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GP wins prize for low carb diabetes work

By Editor
11th November 2016
Good practice, Latest news

A GP from Warrington has scooped a prestigious award for her work in obesity and diabetes.

Dr Joanne McCormack was presented with a Royal College of General Practitioners Mersey Faculty GP award at a ceremony which was held at Liverpool Football Club.

The prize recognised two websites, Fat Is my Friend and Healthy Living, which were set up by Dr McCormack at her own expense for patients, healthcare professionals and members of the public and her Food as Medicine meetings.

Without lifestyle changes it is a chronic condition that can lead to heart disease, stroke, kidney failure, dementia and blindness as well as a host of other problems

Both websites promote Dr McCormack’s belief that low carb diets are healthier for people and generate more energy and weight loss. She is also an advocate of mindfulness and exercise.

The Food as Medicine meetings look at the benefits of low carb and zero carb eating for people with diabetes and prediabetes, as well as for other conditions, such as autoimmune disease.

These meetings had initial funding from the CCG and are currently funded by the Natural Low Carb Kitchen.

It is hoped extra funding will be provided from blood glucose meter companies in the long run.

Dr McCormack said: “We have a crisis going on with the proportion  of diabetics in some areas approaching 40 per cent. In my area it used to be 1 per cent and is now 7 per cent.

“In addition, we have a similar number prediabetics. The number of amputations in England is at an all time high of 7,300. If diabetes were just a disease in itself, that might not be so serious but without lifestyle changes it is a chronic condition that can lead to heart disease, stroke, kidney failure, dementia and blindness as well as a host of other problems.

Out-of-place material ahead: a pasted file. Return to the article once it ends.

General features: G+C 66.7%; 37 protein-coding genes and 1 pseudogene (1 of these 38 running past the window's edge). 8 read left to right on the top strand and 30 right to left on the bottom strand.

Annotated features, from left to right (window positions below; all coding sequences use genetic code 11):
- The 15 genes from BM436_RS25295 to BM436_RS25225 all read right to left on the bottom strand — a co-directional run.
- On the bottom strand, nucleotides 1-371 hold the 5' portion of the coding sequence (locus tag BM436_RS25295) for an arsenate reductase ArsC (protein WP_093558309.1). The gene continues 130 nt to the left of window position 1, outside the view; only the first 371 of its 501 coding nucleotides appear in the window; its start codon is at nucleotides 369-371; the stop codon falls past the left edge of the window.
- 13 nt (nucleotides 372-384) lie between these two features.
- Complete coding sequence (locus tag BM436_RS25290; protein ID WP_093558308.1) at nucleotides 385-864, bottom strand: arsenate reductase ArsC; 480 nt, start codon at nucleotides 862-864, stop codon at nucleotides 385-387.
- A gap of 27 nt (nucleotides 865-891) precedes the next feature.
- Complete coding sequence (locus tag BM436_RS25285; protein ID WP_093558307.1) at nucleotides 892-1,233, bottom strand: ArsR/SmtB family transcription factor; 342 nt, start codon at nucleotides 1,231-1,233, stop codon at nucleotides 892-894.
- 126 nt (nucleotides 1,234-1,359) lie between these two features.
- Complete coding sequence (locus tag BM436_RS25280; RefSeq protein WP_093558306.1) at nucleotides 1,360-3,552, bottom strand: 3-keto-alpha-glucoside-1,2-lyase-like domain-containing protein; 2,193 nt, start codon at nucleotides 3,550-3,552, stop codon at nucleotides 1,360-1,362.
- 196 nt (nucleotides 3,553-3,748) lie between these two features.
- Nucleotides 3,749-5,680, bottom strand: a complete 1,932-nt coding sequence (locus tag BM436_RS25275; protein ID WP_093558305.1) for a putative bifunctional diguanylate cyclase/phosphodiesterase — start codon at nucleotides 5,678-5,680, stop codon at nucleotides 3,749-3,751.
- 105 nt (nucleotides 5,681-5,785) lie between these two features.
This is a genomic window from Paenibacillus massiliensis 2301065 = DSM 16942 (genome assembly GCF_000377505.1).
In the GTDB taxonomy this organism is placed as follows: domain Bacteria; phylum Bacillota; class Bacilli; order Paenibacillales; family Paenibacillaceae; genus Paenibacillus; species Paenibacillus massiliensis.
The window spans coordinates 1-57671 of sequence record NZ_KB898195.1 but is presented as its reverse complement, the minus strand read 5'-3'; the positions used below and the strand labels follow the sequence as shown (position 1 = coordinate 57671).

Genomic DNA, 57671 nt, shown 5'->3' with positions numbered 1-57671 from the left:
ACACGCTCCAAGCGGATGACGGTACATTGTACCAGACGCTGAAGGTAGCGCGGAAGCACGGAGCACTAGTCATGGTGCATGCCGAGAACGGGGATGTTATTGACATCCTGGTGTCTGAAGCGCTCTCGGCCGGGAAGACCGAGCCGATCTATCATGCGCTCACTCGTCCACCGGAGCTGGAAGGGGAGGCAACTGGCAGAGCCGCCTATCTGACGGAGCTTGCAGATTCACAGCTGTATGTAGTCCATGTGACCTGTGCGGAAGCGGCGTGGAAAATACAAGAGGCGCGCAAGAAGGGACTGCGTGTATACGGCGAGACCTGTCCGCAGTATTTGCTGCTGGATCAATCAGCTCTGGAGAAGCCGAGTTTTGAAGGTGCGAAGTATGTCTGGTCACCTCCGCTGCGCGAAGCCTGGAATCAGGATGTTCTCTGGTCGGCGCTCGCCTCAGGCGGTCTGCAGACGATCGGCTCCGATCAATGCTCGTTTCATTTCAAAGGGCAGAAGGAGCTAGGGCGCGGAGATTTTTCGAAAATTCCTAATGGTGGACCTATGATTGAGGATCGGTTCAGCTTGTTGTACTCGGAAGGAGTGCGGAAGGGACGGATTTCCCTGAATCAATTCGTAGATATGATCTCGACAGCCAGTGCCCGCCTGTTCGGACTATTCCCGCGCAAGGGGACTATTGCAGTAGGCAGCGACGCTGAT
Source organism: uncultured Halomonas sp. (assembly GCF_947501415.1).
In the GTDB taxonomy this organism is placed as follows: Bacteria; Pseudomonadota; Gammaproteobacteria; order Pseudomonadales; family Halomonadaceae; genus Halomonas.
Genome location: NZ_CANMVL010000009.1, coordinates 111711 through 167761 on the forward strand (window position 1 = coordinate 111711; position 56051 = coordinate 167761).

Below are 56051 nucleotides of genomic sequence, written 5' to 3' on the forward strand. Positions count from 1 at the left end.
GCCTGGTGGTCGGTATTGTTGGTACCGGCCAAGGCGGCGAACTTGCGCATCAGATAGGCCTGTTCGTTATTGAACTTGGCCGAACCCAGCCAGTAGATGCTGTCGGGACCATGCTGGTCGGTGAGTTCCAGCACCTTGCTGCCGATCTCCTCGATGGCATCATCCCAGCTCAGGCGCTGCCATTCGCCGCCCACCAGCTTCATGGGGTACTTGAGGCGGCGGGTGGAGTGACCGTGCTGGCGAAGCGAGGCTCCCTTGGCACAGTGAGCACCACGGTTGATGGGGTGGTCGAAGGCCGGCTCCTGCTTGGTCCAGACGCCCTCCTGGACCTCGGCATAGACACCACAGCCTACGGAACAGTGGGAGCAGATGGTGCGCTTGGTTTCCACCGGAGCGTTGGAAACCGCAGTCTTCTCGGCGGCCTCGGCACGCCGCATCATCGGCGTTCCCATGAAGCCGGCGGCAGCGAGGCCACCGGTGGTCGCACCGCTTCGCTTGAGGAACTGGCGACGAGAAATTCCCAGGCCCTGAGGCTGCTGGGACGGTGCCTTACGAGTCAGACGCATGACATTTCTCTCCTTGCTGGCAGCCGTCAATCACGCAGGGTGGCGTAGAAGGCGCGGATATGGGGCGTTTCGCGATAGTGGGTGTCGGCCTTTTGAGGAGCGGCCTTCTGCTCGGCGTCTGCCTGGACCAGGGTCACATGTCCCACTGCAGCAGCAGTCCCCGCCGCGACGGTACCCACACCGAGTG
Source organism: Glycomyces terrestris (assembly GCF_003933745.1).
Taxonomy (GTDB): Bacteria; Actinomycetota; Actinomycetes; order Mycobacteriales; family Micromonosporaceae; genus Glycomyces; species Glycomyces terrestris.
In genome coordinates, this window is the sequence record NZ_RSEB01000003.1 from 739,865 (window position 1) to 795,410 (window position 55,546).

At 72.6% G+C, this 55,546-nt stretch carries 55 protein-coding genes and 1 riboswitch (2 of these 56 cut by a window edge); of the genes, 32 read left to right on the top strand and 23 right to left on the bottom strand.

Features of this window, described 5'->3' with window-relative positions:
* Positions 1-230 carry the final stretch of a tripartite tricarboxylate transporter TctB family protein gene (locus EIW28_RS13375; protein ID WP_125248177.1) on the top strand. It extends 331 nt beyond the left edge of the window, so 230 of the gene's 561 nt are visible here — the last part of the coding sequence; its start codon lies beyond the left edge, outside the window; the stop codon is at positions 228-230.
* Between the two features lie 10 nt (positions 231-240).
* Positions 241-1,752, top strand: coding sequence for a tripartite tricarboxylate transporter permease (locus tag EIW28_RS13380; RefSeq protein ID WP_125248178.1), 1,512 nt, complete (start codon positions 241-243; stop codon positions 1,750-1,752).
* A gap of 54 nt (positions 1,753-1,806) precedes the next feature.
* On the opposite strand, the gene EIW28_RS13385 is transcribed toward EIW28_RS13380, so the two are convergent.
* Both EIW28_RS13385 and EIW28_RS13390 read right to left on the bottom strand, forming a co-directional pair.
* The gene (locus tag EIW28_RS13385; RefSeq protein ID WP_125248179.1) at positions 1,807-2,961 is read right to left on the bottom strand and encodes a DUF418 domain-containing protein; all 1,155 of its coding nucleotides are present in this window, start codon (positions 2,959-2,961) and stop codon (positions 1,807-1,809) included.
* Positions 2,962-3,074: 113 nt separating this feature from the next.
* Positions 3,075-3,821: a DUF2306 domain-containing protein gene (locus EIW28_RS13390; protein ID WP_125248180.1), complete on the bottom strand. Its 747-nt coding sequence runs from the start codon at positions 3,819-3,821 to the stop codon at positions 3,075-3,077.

“I lay the blame at our lifestyles, and the encouragement of some to recommend a high carbohydrate diet to diabetics. This is wrong and NICE recognises it as such, but that is not widely known.

“There is an urgent need to educate all healthcare professionals and diabetics and all people that a high carb diet is harmful to diabetics (like a poison), and that they should individually decide how they can reduce their carb intake to a level where their weight and blood tests such as hba1c, lipids and liver function become normal.”

Comments (4)

  1. Colette Marlow says:

    I agree there is an urgent need to educate all healthcare professionals !!!
    I am a T1D for 27 yrs and not a medical professional .. from my own personal experience over the years , I believe the nurses and doctors need to be more educated on diabetes when first diagnosed I was taught a hi carb diet then a GI diet and now a low carb diet.. thankfully I am sensible and always tried my best but low carb has turned everything round for me but unfortunately too late to kick start my Pancreas !! I have also suffered mistakes in hospital due to lack of diabetic knowledge @alternativediabetic

  2. Isabel Lennie says:

    Dr. McCormack’s has chosen her vocation. Her work, for which she has rightly received her award IS her chosen vocation, informing, saving lives and improving patients quality of lives. Who would choose to denigrate this fact?

  3. Lynne Greenhalgh says:

    It’s already happening Karen in CCG areas where X-PERT diabetes is being delivered

  4. KAREN CRAGGS says:

    Hi, I think Dr McCormack is doing a fantastic job at promoting these issues, so I do not wish to deterr from this fact. However, given the funding opportunity by local CCG’s, I’m sure the Specialist Diabetes Dietetic profession would be delighted to take up the challenge and carry out this – our usual role, in order to release Dr McCormack back to her valuable chosen vocation.

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